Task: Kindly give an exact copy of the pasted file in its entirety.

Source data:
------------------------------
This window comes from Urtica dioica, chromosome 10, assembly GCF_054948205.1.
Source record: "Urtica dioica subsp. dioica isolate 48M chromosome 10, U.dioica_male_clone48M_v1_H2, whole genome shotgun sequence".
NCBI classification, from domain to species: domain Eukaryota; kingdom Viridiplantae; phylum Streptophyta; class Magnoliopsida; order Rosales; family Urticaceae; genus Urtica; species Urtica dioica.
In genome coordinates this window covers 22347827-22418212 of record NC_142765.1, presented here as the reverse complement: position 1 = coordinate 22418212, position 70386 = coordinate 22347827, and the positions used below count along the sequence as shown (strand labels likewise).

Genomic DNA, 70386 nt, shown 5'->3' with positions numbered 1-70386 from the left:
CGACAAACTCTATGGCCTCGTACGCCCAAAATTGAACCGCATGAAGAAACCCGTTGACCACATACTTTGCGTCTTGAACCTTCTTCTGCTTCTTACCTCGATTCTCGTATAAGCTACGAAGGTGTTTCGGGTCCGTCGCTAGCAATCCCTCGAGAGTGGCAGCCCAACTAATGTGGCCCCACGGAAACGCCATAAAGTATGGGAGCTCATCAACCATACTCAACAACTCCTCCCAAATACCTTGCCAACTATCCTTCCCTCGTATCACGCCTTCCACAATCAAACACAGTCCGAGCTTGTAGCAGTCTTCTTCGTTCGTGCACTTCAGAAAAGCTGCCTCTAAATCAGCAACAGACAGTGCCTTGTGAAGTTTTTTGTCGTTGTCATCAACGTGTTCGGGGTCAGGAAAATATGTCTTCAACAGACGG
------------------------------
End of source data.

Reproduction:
This window comes from Urtica dioica, chromosome 10, assembly GCF_054948205.1.
Source record: "Urtica dioica subsp. dioica isolate 48M chromosome 10, U.dioica_male_clone48M_v1_H2, whole genome shotgun sequence".
NCBI classification, from domain to species: domain Eukaryota; kingdom Viridiplantae; phylum Streptophyta; class Magnoliopsida; order Rosales; family Urticaceae; genus Urtica; species Urtica dioica.
In genome coordinates this window covers 22347827-22418212 of record NC_142765.1, presented here as the reverse complement: position 1 = coordinate 22418212, position 70386 = coordinate 22347827, and the positions used below count along the sequence as shown (strand labels likewise).

Genomic DNA, 70386 nt, shown 5'->3' with positions numbered 1-70386 from the left:
CGACAAACTCTATGGCCTCGTACGCCCAAAATTGAACCGCATGAAGAAACCCGTTGACCACATACTTTGCGTCTTGAACCTTCTTCTGCTTCTTACCTCGATTCTCGTATAAGCTACGAAGGTGTTTCGGGTCCGTCGCTAGCAATCCCTCGAGAGTGGCAGCCCAACTAATGTGGCCCCACGGAAACGCCATAAAGTATGGGAGCTCATCAACCATACTCAACAACTCCTCCCAAATACCTTGCCAACTATCCTTCCCTCGTATCACGCCTTCCACAATCAAACACAGTCCGAGCTTGTAGCAGTCTTCTTCGTTCGTGCACTTCAGAAAAGCTGCCTCTAAATCAGCAACAGACAGTGCCTTGTGAAGTTTTTTGTCGTTGTCATCAACGTGTTCGGGGTCAGGAAAATATGTCTTCAACAGACGG